The first Roundtable Group Discussion was held in the morning of Day 1 of the conference, after the Keynote Addresses. 

Perhaps more than any other educational sector, TVET (Institutions and enterprises) has to react to technological, demographic and socio-economic changes, where change has become the norm: 

  • technological advancement, e.g., digitization, Industry 4.0, which is creating a shift in labour market demand
  • change of economies towards longer value chains, outsourcing
  • migration through globalization, internationalization, regionalization (expats, refugees)
  • global warming
  • green technologies, green consciousness
  • an aging population, increased female participation in the labour force

Groups:

The topics for discussion were:

In the light of the Keynote Addresses, what should TVET system leaders and the directors of TVET institutions be doing to reform applied learning in their systems and institutions? For example:

  1. What are the major global and national drivers of economic, social and environmental change impacting on TVET in Qatar (Group 1) and elsewhere in the world (Groups 2 and 3)?
  2. The Keynote speakers gave examples of various sorts of responses that TVET systems and institutions are making: (i) emphasising 21st Century skills, (ii) becoming more aware of issues of gender and disability, and (iii) forging better links with industry. How widespread are these sorts of responses?
  3. What are other possible responses, for example: 
    • TVET for sustainable development
    • Digital and IT literacy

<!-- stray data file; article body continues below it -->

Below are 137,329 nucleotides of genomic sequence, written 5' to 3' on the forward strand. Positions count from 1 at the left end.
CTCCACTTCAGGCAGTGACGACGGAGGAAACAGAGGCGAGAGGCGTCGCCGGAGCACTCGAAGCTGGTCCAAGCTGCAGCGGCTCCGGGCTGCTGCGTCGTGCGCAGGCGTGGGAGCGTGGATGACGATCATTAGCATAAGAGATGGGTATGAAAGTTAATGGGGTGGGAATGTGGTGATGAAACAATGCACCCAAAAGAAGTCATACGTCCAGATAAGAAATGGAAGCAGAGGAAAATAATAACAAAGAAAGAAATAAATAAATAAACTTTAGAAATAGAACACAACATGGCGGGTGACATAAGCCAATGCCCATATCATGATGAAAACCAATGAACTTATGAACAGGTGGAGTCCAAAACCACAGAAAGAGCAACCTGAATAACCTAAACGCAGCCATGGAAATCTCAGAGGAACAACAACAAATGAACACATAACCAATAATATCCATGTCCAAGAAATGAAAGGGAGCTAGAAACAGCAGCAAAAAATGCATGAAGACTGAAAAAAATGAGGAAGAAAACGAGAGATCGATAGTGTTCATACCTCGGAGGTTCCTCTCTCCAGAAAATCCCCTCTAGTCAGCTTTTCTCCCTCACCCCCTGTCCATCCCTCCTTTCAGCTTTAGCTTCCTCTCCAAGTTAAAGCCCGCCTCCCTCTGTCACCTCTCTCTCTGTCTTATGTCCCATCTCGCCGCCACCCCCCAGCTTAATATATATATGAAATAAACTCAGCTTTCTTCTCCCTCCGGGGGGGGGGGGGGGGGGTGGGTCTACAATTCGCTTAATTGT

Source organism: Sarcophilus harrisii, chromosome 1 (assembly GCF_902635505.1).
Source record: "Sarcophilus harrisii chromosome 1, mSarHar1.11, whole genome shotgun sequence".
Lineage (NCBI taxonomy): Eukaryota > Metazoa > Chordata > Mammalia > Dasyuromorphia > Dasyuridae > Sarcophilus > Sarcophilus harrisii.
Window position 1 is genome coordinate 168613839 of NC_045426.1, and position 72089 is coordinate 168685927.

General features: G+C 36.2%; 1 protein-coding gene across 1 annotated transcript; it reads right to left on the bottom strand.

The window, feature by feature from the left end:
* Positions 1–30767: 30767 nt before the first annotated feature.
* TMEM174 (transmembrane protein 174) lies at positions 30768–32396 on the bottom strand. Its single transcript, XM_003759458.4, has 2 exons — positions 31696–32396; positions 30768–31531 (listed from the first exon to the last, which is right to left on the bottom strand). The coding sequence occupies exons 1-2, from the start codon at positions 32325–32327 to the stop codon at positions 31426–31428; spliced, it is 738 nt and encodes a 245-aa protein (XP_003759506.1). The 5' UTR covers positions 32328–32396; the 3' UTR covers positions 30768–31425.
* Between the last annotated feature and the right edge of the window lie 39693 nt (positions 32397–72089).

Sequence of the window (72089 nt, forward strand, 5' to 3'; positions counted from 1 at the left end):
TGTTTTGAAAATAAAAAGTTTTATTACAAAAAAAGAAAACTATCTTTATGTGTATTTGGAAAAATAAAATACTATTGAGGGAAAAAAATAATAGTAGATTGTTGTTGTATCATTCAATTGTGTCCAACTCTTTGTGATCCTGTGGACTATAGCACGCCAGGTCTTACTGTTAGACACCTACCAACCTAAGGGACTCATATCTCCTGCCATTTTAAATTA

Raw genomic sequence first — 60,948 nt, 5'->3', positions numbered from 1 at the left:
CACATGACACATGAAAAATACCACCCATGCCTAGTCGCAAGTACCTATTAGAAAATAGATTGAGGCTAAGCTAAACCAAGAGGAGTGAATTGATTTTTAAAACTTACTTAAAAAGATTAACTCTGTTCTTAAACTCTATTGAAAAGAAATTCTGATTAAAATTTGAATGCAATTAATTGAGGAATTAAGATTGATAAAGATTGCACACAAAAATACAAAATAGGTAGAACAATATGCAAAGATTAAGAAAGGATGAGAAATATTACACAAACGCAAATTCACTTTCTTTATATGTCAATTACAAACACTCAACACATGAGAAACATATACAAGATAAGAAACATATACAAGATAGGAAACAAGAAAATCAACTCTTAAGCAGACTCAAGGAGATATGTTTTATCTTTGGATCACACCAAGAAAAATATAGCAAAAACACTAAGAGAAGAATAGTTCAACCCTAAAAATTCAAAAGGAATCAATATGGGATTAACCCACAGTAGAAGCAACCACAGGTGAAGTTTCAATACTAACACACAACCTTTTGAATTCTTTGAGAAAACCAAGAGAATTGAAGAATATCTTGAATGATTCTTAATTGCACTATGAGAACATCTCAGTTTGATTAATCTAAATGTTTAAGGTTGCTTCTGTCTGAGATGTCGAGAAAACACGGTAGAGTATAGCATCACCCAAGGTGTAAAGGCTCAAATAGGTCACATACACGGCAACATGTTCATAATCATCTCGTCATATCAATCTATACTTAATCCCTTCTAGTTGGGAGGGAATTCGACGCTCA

• New ways of organizing curriculum and courses 
    • New teaching methods and approaches to assessment

  4. How would a “typical“ TVET institute you know be changing if it adopted some or most of the responses just discussed?

Roundtable 1 Report

By way of responses and impacts, we have witnessed:

  • widespread workforce mobility, and much greater and more frequent employee turnover 
  • employer expectations for “skill” requirements being replaced by “competencies” or “generic” skills 
  • efforts made to enhance social inclusion in response to migration patterns.

In addition to existing efforts, participants identified the need for: 

  • simulation centres for training 
  • better dissemination of national research and best practices 
  • teachers to be prepared to train learners for sustainability, as well as for specific skills,

    premised on lifelong learning principles 
  • notwithstanding current initiatives for inclusion, greater efforts need to be made on inclusion

    as regards immigrants, disabled persons and women. 
  • greater collaboration and partnerships in labour market planning 
  • 21st century skills, including ethical value set and underpinned with adaptability 
  • a pathways focus for training institutions to offer clear choices to learners
  • as much as possible, industry’s future requirements need to inform TVET curriculum

    development.